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BOGOF - An offer you can't refuse?



In May, the government delayed important legislation to ban BOGOF (buy one get one free) offers in supermarket. They say that with a crisis in the cost of living, they do not want the poorest in society to be penalised. This sounds reasonable enough, but as they stand, these offers are not philanthropic, and neither is the delay to banning them.


Who Really Benefits?


Firstly, let’s get one thing clear. Supermarkets and manufacturers do not make these offers for the benefit of us consumers. They do it because there is a lot in it for them. The frustrating thing is that the majority of these sort of offers are applied to unnecessary, highly processed foods, not to unprocessed healthy foods like fruits and vegetables. Surely it would be easy enough to do a BOGOF on an apple, a lettuce, broccoli? This doesn’t happen because the manufacturer often covers the cost of these offers. Having already squeezed the farmers margins to the limit, to do the same for fresh produce means the supermarkets would have to cover the costs themselves. It’s never about the food, it’s always about the profits.


A 2019 study of sugar taxes introduced globally showed that a 10% rise in tax on sugar resulted in UK sugar consumption from drinks going down by 10%. The level of sales stayed the same. These measures work, and it is the responsibility of government to implement them. If the government were so concerned with not hitting the pockets of the poorest amongst us, then they would be actively addressing the rising cost of eating healthily, especially if they are going to backtrack on planned legislation about BOGOF offers. T


he fact is, the government is doing neither. It does not wish to bite the hand that feeds it and it always seeks to serve corporate needs before the health of the nation. The economy our children will experience will heave under the weight of supporting the obese and chronically ill, who are unable to work or live fulfilling lives. All for the sake of serving the needs of voracious shareholders and a government eager to retain power at all costs, by any means.


Nutrition and Health are Low Priority


Despite corporate social responsibility (CSR) policies, there are very few policies that target nutrition and health. Most are to do with green policies and low effort activities like providing a box for customers to give to foodbanks or reducing food waste. Laudable, but they are mostly targeted at revenue in the long run, especially when studies show that people base their loyalty on what a supermarket does not do, rather than what it does. In other words, putting in a food bank doesn’t make much difference to customer’s attitudes, but not having one would go down badly. In the same way, not having BOGOF offers would probably lose custom, but perhaps not doing it on processed foods and instead doing it on fresh foods might be a way round this. Supermarkets could do this tomorrow.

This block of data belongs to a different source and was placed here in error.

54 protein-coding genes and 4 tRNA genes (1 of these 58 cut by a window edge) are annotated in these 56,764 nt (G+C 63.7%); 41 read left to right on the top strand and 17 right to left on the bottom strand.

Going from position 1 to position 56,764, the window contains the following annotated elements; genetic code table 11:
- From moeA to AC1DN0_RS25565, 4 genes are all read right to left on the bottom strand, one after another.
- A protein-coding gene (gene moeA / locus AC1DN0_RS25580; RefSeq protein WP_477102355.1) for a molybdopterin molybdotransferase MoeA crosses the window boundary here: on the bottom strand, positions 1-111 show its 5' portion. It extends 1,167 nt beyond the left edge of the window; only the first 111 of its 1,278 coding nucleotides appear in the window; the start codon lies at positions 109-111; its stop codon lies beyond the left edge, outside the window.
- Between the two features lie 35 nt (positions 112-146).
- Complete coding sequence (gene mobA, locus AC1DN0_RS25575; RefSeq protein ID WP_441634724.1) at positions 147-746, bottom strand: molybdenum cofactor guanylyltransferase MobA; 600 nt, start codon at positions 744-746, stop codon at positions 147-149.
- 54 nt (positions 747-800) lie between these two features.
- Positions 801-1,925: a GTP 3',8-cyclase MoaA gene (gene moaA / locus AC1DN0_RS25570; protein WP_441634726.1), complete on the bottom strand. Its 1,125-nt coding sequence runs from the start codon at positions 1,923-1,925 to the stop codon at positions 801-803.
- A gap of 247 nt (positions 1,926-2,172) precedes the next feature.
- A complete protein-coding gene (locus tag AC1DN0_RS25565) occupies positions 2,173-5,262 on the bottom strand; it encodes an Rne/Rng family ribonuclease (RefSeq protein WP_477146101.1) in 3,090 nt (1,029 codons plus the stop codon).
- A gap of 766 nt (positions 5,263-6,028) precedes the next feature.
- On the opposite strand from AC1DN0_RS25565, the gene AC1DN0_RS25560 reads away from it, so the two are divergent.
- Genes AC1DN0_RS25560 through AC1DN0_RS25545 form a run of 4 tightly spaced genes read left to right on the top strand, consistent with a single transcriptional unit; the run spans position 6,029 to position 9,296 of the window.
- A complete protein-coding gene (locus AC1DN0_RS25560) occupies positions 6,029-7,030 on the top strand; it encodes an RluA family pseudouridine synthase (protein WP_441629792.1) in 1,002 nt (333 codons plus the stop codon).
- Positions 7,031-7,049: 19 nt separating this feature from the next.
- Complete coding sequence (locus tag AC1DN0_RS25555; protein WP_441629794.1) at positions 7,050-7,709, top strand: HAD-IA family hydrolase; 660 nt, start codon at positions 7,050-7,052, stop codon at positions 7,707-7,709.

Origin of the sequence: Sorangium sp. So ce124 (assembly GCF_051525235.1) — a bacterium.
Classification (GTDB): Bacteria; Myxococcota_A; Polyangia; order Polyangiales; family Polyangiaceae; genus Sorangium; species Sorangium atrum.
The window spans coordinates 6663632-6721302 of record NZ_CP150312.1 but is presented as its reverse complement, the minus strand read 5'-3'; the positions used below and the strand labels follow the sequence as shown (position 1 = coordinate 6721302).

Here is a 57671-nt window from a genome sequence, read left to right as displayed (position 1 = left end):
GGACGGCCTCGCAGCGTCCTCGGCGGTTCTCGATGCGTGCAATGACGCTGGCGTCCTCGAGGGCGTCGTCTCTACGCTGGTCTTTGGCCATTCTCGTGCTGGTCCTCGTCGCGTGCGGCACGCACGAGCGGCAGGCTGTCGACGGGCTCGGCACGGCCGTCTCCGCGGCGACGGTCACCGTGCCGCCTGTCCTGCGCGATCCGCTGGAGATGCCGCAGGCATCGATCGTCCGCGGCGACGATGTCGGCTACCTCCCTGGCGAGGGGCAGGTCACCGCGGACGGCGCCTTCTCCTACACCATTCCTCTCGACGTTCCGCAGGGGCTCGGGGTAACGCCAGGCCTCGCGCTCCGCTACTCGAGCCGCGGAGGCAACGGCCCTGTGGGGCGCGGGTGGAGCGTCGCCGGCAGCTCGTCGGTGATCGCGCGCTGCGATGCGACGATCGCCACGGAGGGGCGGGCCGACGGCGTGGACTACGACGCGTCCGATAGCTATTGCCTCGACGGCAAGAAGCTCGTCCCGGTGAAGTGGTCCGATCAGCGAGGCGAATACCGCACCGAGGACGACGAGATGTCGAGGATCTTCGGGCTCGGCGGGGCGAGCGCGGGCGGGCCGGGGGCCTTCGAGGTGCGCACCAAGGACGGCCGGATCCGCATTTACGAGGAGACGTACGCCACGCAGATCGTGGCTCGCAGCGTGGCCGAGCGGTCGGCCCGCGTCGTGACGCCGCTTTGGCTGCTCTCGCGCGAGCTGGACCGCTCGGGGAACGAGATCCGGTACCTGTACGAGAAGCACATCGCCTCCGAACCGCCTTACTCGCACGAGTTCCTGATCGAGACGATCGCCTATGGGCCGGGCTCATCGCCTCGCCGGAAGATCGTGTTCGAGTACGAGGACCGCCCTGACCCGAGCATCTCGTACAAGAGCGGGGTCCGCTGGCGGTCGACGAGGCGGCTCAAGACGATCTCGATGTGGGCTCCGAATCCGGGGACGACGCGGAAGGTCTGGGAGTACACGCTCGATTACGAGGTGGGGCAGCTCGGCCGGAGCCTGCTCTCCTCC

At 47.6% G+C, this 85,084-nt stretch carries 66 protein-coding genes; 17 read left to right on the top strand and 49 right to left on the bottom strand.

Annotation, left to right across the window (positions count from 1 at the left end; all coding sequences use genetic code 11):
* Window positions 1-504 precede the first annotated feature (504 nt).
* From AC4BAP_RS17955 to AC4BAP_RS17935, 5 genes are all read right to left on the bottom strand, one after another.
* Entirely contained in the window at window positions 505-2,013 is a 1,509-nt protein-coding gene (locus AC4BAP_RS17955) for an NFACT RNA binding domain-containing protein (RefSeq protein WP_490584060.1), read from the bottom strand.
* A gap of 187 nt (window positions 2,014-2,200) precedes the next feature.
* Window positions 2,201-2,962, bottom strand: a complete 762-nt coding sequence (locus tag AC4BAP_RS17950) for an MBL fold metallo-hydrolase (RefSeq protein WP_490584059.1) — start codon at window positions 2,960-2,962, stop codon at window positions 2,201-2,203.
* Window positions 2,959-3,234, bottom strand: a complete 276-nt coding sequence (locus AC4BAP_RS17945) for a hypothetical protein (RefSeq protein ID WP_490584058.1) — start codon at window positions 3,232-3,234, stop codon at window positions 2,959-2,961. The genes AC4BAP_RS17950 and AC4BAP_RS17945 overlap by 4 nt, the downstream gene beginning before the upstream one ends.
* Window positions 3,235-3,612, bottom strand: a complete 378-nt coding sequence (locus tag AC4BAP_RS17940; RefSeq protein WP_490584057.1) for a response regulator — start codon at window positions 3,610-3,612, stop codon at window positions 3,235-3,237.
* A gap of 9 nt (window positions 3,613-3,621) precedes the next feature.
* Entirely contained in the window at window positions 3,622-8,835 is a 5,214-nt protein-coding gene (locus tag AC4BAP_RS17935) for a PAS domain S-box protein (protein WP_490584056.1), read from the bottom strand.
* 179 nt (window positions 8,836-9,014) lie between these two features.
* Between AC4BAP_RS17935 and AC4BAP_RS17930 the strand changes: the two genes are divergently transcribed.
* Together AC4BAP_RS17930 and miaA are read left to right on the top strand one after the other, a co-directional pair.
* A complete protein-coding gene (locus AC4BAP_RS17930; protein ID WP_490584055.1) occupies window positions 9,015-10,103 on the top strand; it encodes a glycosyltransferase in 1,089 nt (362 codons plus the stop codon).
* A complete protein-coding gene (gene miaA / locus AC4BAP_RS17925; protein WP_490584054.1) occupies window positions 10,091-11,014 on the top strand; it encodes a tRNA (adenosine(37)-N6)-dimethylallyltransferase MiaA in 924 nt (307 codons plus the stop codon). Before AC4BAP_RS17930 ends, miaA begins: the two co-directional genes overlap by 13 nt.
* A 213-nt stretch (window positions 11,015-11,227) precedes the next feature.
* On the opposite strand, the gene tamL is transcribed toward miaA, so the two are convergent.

Who Should Government Protect?


Supermarkets are the public face representing corporate responsibility along the whole food supply chain. They have huge economic power, and they have the power to support public health. They could create a food environment that was supportive to health and good nutritional choices. But this is not really their job. It is the job of a responsible government to safeguard the interests of the people by enacting protective legislation. It is not the job of government to encourage damaging activities which ensures that the poorest can only access the worst foods. Government must act to put effective and appropriate measures in place so that the least well off in society can afford sufficient, nutritious food to eat. Backtracking on useful measures and doing nothing about the high cost of eating healthily is a dereliction of duty by the government. Hungry shareholders or hungry children? It’s as stark as that now. Whose side are you really on?



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